Place Prepositions Lesson
Free English Grammar Lessons Online
* What is a preposition?
What is a place preposition?
How do I use prepositions of place?
Prepositions are parts of speech which indicate relationships between two words. These words are often close together. Prepositions come before (or precede) a noun or pronoun to show how that noun or pronoun is related to another word in the sentence. Prepositions of place, also known as place prepositions, are used to indicate how two words are related with regard to place.
* What is a preposition?
A preposition is one of the eight parts of speech.
Prepositions show you how two words or phrases in a sentence are related to each other. For example, if I want you to let you know where my dog is, I could use a phrase like: “Danny, car.” Without using a preposition, however, you only know that Danny’s position is somewhere in relation to the car. He could be in the car, on top of the car, under the car, next to the car, behind the car, or simply near the car. If you were looking for my dog, and I’d used a preposition like ‘under’ or ‘in’, I could have saved you some confusion and possibly some time. Without prepositions, we don’t know where anything is, when it happened, or how long ago it happened.
* What is a preposition of place?
There are two main types of preposition: prepositions of time and prepositions of place. Prepositions almost never work alone. They are helpers, links between words in a sentence. They add to the meaning, but only in special circumstances do they actually impart meaning when used in isolation. It’s important to realize that the preposition simply links or indicates relationships between two words or phrases.
Prepositions of time are covered in the previous lesson. They include words like: at, before, after, ago, during, etc. They link phrases or words with descriptive terms, allowing for greater detail.
Prepositions of place are our main concern in this section. Let’s consider the following sentences:
Your phone is in the closet.
Your phone is under the closet.
Your phone is on the closet.
Your phone is behind the closet.
The place preposition is underlined in each sentence. As you read these sentences, your phone switches locations in your mind’s eye. Yet in each case, only a single word in each sentence has changed. This illustrates the power of the place preposition. It conveys the relationship between the subject of the sentence and the object of the sentence. And I think you’ll agree that language would be pretty boring, and definitely frustrating, without them, particularly if you’re trying to find your phone!
There are about 100 prepositions in the English language. Since English has over a million words in total, you might be tempted to think that prepositions don’t play a large part in English. But really, there are only so many ways to indicate how one word is related to another, so the number of prepositions is likely to stay small. If you think about your phone and the closet example, there are only so many ways in which the closet and your phone can interact, only so many locations it can be, so only a certain number of prepositions are needed.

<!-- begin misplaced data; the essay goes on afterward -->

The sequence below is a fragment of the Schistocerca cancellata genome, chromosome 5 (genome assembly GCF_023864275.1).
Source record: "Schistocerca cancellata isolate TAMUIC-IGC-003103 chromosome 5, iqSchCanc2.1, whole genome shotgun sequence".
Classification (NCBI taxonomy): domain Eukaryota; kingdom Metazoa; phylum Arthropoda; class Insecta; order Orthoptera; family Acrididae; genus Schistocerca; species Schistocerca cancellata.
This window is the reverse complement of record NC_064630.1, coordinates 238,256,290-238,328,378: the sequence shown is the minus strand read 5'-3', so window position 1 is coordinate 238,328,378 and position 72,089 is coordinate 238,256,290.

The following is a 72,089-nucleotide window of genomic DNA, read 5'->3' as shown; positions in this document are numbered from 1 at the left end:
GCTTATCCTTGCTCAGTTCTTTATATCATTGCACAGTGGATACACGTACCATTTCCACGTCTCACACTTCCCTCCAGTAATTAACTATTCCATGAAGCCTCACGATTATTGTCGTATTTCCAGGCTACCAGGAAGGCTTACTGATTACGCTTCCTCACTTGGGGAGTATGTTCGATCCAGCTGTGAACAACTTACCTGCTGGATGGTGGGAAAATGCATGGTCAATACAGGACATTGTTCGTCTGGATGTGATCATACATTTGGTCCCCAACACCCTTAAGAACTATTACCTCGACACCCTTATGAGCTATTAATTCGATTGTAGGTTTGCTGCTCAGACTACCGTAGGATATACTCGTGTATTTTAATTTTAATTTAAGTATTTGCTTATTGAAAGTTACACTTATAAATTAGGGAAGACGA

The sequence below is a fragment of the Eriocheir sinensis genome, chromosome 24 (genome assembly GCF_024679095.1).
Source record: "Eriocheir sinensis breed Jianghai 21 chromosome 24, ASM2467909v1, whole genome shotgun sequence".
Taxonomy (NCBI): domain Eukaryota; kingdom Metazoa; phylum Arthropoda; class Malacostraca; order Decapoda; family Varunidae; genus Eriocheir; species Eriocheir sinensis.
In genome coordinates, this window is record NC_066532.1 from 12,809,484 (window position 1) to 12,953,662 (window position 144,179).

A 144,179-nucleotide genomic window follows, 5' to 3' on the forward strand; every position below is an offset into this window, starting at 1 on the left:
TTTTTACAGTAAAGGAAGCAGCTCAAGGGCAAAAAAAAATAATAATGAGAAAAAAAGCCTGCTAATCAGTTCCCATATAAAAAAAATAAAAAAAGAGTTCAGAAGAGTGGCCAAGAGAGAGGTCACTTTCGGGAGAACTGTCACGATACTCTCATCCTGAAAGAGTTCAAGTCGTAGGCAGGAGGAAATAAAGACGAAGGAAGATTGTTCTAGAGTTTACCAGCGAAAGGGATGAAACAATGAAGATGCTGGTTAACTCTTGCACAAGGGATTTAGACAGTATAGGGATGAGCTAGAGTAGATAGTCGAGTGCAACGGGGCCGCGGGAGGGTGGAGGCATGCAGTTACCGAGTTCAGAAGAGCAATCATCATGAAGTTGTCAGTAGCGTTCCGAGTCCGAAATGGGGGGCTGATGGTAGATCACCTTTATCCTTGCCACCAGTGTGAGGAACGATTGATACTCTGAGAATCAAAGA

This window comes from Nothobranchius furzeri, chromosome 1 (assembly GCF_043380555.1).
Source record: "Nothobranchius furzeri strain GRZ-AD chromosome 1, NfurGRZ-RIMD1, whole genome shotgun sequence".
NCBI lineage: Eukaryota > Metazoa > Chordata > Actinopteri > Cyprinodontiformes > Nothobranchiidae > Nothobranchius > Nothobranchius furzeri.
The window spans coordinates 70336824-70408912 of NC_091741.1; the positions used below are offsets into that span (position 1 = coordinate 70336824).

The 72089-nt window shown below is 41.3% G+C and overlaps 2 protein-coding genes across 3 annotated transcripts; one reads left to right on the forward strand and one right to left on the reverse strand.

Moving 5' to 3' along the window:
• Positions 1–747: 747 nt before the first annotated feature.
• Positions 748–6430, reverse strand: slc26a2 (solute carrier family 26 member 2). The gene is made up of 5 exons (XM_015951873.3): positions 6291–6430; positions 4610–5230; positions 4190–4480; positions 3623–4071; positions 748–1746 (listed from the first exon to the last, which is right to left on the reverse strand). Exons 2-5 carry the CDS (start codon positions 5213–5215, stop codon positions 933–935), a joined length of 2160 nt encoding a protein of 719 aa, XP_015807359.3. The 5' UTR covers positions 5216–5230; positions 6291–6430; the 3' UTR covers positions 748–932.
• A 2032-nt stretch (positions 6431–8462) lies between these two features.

* How do I use prepositions of place?
The preposition ‘at’ is used to be specific about place.
Example: I will meet you at 3 Charles Street.
‘On’ is for names of streets, or to indicate resting or travelling on a surface.
Examples: The house is on Broadway.
The ship sails on the sea.
The dog is lying on the couch.
We use ‘in’ for locations like cities, countries or buildings. Or to indicate being on the interior of something.
Examples: She lives in Germany.
The Met is in New York.
Use the TV in the study.
While in, on and at are the most common prepositions of place, you will also come across others. These are words like below, under, between, beneath, beside, off, toward, to, within etc. All of these link an event to a description of either duration or time.
By itself, the preposition doesn’t tell you anything. The preposition doesn’t tell you where something is, but it does show how something is linked to a place.
Of course, whether or not a word is a preposition of place doesn’t depend on the word itself. ‘At’, ‘in’ and ‘on’ are also prepositions of time. So what the actual words are represents only one of the ways we use to identify a preposition.
It is very common for prepositions of place to occur between the subject and the location. For example: “I am in Boston” or “The cat is under the blanket”. But this is not always the case. Consider: “Under the blanket, you will find the cat” Or “In Michigan, there is an alpaca farm”. So the position of the preposition is not a foolproof guide to whether or not it’s a preposition of place.
The best way to determine whether or not a word is a preposition of place is to ask yourself what the word is doing in the sentence. If it’s linking a subject or an object and a place, it’s a preposition.
For example, in the phrase: “At Xanadu, in the 13th century, Kublai Khan built a pleasure palace” there are two prepositions, ‘at’ and ‘in’.
You can tell this because these two words are linking the pleasure palace to a particular time and a particular place.
When did Kublai Khan build the palace? In the 13th century.
Where did he build it? At Xanadu.
So your preposition of time is ‘in’ and your preposition of place is ‘at’.